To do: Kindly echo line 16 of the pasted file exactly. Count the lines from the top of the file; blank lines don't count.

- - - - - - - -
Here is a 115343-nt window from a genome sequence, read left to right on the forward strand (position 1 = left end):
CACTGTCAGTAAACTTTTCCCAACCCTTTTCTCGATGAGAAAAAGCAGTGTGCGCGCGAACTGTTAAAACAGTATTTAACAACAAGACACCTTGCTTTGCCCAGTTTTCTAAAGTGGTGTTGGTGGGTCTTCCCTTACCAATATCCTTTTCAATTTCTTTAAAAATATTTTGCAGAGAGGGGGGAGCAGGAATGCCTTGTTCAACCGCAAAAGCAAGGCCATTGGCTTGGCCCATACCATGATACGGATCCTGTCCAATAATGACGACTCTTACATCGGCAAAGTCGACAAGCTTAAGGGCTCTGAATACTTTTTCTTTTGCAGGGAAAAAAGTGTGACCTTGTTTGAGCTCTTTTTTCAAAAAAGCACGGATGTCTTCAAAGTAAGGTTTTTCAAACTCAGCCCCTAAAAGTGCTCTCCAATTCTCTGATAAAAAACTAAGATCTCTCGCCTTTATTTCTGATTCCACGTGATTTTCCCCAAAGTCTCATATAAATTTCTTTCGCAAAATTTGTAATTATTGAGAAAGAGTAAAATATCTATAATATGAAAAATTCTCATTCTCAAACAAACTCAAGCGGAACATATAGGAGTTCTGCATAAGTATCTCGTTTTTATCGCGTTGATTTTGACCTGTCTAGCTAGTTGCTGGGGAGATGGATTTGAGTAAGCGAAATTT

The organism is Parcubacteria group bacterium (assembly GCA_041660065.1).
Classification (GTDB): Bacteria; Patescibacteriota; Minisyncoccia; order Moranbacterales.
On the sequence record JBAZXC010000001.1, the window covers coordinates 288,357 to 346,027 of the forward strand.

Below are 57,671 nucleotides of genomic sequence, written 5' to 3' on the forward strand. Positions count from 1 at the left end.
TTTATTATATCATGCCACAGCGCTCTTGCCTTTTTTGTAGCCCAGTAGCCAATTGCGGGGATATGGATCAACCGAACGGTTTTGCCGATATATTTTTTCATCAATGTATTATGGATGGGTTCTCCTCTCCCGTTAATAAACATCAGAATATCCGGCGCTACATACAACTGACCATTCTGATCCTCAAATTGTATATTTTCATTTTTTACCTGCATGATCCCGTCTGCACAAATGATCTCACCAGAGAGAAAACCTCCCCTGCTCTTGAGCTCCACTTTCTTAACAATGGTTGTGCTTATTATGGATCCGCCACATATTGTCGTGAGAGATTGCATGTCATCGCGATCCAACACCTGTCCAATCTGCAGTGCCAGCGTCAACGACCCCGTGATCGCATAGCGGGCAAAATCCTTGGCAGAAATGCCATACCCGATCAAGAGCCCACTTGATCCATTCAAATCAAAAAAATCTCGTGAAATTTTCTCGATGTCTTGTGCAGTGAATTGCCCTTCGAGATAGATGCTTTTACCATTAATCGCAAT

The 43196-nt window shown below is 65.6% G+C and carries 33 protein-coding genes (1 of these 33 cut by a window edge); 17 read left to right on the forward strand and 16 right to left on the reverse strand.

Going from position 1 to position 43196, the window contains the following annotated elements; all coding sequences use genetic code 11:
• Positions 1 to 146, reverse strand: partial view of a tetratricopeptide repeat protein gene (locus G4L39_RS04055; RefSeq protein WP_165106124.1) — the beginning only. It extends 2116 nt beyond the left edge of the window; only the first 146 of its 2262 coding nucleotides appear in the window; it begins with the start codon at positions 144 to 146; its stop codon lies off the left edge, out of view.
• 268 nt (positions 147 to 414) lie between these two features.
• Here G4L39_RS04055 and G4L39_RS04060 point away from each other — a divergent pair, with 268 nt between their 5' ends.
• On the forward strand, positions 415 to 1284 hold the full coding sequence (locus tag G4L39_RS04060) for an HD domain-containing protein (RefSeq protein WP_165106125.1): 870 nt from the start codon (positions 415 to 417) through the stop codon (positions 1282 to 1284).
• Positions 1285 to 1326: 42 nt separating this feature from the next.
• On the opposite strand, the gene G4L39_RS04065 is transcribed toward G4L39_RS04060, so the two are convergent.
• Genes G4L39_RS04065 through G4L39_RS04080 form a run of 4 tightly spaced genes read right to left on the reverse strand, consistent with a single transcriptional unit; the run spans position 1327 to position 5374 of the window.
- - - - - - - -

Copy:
• Genes G4L39_RS04065 through G4L39_RS04080 form a run of 4 tightly spaced genes read right to left on the reverse strand, consistent with a single transcriptional unit; the run spans position 1327 to position 5374 of the window.